Parents Share: "My Best Bonding Advice"

Adoptive moms and dads share their best advice for bonding with a newly adopted child, from taking time off to never leaving a child to cry it out at night.

An adoptive mom cuddles with her newly adopted baby to promote bonding

On our Facebook page (, we asked readers, What bonding advice would you give to a new adoptive parent? Here’s what you said:

When you adopt an older child, go gently. Don’t force it. Love your child just the way he or she is. The day your child starts being naughty is the day you’ve cracked it. My son took a year to go from being a ‘frightened rabbit in headlights’ and not putting a foot wrong to testing every limit he could. It was then that I knew that the bond between us was strong enough for him to feel able to test the boundaries. Unconditional love is everything with our children and, if they have had a difficult start like my son had, it can take a long time before they really trust. The feeling when you gain that trust, though—the most precious gift any child can bestow upon an adult.” —SUSY

“For families with two working parents, each parent should take leave, with some overlap, to extend the time baby has at home. This give the baby lots of time adjusting to the rhythm, smells, sights, etc., of home before moving to daycare.” —PAT

Never ever EVER practice the ‘cry it out’ method with your adopted infants/children!” —TOOTZ

Keep it small at home. Keep the number of relatives and friends to a minimum at first. We ended up doing this for about a year, and it worked out very well for us.” —CHRISTINE

“Listen.” —TOM

It depends on the age and history of the child. We adopted six- and nine-year-old girls. My favorite was finding some activity you both truly enjoy. Laughing together, looking into their eyes, is a great bonding tool. Also, find out their love language, and cater to it. With mine, hearing me call them my daughters when talking to others really meant a lot too.” —CARISSA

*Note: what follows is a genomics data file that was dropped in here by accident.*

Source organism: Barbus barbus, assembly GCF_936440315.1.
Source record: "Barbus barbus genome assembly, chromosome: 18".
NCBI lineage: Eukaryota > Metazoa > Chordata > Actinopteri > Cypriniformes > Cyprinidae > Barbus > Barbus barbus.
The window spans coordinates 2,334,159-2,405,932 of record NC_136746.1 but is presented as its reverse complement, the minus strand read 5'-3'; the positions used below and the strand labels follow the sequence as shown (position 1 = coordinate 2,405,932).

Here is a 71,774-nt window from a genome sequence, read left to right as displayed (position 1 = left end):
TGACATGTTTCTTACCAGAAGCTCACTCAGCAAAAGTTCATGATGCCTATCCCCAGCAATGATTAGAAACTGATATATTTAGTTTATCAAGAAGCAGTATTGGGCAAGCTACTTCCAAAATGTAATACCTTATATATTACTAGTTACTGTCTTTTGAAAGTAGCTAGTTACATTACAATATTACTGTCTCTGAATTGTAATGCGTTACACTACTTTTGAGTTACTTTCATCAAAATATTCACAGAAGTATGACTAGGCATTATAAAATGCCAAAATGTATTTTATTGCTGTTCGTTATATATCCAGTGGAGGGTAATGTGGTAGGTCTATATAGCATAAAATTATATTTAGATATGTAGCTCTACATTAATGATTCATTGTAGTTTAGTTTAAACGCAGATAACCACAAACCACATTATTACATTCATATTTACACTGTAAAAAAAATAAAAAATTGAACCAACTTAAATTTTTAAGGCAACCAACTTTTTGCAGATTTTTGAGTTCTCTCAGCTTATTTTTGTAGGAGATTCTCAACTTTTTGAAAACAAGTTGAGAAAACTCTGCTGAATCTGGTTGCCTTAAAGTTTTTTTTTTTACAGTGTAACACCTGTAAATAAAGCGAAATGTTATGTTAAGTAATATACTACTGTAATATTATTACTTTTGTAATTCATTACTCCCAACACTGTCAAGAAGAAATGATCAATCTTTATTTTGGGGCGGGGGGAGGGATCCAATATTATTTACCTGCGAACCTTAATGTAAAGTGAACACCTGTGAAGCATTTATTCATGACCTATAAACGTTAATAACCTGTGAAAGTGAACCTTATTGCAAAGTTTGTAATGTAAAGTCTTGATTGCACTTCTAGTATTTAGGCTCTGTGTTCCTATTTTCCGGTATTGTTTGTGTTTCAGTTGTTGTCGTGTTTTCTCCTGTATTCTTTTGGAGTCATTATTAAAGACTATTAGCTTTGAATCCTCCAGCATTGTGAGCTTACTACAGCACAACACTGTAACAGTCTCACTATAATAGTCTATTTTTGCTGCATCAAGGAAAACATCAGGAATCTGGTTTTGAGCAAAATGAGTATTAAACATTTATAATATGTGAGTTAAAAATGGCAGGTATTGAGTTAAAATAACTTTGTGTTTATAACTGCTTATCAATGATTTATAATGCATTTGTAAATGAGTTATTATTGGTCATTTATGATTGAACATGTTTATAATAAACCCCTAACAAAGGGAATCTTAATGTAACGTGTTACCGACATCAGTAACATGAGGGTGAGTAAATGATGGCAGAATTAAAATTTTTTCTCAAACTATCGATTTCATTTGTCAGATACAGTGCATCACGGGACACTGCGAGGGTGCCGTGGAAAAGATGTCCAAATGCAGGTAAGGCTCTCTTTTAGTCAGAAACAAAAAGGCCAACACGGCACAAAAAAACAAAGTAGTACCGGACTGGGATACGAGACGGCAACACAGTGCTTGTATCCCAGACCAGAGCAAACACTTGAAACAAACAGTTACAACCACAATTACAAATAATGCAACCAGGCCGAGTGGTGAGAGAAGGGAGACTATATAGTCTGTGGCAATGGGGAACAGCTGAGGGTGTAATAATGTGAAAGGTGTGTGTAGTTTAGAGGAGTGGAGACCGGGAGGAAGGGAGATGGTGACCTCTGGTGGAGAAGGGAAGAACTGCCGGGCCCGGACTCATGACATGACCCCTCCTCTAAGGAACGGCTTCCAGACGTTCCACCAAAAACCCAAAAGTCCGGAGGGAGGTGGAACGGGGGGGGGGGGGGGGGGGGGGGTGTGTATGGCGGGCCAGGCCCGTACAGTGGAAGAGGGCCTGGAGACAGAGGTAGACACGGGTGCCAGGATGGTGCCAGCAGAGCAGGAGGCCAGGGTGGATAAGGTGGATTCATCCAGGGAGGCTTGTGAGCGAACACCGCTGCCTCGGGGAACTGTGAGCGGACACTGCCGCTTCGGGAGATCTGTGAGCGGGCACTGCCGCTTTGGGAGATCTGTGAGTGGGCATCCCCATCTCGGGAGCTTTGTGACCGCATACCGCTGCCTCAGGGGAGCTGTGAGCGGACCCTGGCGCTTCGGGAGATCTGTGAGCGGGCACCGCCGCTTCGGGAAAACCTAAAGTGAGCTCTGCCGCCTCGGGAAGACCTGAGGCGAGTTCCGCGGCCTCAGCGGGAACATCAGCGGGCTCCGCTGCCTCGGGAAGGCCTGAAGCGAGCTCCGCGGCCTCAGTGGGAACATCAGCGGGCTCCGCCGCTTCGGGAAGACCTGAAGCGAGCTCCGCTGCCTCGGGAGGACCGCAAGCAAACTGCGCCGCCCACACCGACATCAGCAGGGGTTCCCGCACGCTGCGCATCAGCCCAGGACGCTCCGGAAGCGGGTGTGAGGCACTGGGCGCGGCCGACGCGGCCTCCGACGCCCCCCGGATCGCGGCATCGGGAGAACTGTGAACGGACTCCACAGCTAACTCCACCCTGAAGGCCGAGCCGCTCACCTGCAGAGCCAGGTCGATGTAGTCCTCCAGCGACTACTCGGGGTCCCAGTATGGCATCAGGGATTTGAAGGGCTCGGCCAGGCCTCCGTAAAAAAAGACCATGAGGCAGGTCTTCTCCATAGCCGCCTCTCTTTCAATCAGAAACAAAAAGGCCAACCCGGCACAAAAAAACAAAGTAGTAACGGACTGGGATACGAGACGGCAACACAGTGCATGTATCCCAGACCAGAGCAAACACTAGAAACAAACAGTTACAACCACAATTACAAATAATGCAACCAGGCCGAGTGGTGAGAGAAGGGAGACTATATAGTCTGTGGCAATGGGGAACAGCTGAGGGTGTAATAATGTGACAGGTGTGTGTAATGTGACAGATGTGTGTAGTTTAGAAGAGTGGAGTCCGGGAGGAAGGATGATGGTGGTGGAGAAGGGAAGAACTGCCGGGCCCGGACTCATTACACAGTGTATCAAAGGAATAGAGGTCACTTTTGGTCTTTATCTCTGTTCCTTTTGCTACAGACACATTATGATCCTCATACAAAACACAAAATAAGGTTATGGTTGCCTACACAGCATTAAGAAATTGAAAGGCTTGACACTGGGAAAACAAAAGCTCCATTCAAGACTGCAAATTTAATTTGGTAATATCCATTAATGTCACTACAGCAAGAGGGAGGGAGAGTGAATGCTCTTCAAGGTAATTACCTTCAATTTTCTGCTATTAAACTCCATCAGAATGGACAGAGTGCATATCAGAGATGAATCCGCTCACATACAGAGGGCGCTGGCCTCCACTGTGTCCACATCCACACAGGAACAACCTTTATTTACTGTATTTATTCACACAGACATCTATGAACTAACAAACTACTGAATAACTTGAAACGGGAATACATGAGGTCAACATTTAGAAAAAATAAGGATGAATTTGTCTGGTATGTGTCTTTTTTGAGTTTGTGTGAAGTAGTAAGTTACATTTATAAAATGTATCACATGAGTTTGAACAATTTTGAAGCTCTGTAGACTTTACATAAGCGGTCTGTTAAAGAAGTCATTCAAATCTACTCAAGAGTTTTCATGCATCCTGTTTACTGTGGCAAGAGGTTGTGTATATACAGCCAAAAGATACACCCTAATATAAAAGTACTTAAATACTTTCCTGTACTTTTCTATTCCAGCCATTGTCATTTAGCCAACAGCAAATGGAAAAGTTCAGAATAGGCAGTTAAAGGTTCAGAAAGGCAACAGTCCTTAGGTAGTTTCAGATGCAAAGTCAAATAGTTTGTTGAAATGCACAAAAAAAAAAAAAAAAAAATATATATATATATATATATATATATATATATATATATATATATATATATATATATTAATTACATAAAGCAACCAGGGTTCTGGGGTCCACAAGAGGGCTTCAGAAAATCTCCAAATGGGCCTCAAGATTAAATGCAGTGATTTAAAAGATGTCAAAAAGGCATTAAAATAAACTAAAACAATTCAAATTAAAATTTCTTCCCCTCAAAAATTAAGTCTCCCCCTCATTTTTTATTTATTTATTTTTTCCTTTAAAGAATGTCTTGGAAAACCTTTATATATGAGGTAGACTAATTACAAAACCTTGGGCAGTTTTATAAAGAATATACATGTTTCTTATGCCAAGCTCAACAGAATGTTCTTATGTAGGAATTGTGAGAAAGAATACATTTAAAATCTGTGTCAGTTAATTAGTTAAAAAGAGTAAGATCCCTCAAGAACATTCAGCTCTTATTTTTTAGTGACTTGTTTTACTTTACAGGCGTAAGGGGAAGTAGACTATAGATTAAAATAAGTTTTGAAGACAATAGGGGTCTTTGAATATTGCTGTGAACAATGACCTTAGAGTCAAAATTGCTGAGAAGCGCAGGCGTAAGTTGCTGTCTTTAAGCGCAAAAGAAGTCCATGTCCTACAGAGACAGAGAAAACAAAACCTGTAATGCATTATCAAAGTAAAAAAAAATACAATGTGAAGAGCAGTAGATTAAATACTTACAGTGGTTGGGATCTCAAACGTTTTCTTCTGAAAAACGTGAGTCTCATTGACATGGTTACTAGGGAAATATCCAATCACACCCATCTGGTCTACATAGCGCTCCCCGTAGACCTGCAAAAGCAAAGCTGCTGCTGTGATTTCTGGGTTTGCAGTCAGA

As an adoptive parent and a child development specialist, I would strongly encourage supportive counseling on bonding and attachment disorders. Infants and toddlers are affected by trauma and or loss much as older children. Being informed and having access to counseling assistance can greatly enhance the adoption experience for child and parent.” —SHERRY

“If they are young enough, wear them in a baby carrier. Plus, co-sleeping and lots of snuggles!” —BETHANY

“Know that everyone bonds differently—a silly song, knowing how to make them laugh, or a good-night routine can mean the world to you and your child.” —AMBER

If you adopt an infant, hold and hold some more.” —MARY

There is no such thing as spoiling a newly adopted child—hold as much as you want, cuddle as much as you want, hold hands as much as you want, don’t let them cry it out, be there and let your child know you’re there, and, mostly, CONGRATULATIONS!” —LYNDA



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